Crime commissioner: 'Mentally ill need help, not arresting'
AN emergency summit was held to tackle the problem of people with mental health issues committing crime.
Bolton’s police and crime commissioner Tony Lloyd called the meeting in response to the increasing demand on police in dealing with people with mental health problems.
It is hoped it will help reduce crimes committed by people with mental health problems, as well as protecting the vulnerable.
Representatives from local authorities, the NHS, the probation and fire services, Greater Manchester Police and voluntary groups were at the meeting.
Mr Lloyd said: “This issue is putting an ever-increasing burden on local policing services.
“Greater Manchester Police is becoming the agency of last resort, with officers being called to detain people with mental health problems.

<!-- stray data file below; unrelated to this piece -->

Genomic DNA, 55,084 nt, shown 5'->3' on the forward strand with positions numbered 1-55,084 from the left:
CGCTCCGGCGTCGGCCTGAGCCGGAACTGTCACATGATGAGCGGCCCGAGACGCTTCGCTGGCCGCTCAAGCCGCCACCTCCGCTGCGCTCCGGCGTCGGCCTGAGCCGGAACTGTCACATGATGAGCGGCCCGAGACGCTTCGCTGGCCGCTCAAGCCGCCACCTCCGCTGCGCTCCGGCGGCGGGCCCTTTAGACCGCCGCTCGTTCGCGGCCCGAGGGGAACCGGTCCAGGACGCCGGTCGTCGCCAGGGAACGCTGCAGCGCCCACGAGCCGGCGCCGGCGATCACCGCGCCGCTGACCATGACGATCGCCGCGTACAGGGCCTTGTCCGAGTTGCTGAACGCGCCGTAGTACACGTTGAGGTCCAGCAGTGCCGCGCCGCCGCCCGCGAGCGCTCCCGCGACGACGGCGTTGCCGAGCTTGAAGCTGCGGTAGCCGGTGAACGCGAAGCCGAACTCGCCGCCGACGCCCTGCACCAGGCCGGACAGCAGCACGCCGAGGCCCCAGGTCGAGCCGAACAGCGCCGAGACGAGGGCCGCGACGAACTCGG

“Officers are not health workers and people with mental health problems need a hospital bed, not a police cell.
“Not only does this take up valuable time, but it also adds to the distress of that vulnerable person.
His concerns reflected those of mental health professionals who say their services are in crisis and levels of access to treatment unacceptable.
Mr Lloyd said: “It’s clear the system is broken and needs to be fixed.”
Figures from New Economy show that many offenders are known to have mental health or drug and alcohol problems.
The meeting looked at how to make sure the right treatment and support is in place to help people suffering a mental health crisis and prevent them committing crimes.
Baron Frankal, director of economic strategy at New Economy, said: “The Commissioner’s foray into areas like mental health is to be welcomed.”
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